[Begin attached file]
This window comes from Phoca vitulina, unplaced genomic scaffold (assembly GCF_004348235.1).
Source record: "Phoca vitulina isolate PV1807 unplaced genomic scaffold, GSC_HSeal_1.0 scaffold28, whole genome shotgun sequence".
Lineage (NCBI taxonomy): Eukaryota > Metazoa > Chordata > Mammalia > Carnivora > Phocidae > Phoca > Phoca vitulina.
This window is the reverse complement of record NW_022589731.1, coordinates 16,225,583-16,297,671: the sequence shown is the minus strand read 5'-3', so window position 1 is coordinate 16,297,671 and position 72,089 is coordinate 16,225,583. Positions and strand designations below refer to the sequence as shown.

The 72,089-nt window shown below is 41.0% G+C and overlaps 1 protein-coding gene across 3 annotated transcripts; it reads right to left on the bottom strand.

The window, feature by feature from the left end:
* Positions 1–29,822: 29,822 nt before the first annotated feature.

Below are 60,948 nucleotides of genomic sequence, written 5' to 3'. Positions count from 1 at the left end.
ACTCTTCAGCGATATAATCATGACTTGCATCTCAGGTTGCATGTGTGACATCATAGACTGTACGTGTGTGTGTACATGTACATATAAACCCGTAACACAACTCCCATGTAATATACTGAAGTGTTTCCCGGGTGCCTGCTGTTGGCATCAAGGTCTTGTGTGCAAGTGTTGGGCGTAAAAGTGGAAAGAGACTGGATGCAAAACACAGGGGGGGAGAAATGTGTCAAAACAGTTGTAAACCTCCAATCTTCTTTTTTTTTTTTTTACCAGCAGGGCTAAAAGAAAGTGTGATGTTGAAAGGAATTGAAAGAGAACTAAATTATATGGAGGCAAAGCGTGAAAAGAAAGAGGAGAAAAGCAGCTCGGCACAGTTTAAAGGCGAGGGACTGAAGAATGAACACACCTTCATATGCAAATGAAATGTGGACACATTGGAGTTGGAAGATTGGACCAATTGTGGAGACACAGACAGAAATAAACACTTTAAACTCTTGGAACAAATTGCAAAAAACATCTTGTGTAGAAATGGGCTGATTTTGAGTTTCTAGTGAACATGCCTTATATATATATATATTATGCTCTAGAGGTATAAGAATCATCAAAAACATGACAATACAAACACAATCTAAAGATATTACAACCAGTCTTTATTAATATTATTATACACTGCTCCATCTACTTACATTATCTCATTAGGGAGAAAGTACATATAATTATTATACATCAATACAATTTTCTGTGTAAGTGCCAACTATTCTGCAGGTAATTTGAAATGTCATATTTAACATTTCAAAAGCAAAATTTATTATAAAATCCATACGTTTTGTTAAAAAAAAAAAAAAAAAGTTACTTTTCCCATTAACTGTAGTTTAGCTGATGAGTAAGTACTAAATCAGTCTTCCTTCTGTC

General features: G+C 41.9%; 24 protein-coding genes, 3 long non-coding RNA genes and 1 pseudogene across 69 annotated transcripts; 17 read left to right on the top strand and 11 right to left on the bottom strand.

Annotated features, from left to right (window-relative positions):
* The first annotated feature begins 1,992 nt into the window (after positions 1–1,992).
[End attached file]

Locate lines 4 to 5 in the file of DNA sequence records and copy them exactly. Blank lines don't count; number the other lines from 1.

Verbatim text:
This window is the reverse complement of record NW_022589731.1, coordinates 16,225,583-16,297,671: the sequence shown is the minus strand read 5'-3', so window position 1 is coordinate 16,297,671 and position 72,089 is coordinate 16,225,583. Positions and strand designations below refer to the sequence as shown.

The 72,089-nt window shown below is 41.0% G+C and overlaps 1 protein-coding gene across 3 annotated transcripts; it reads right to left on the bottom strand.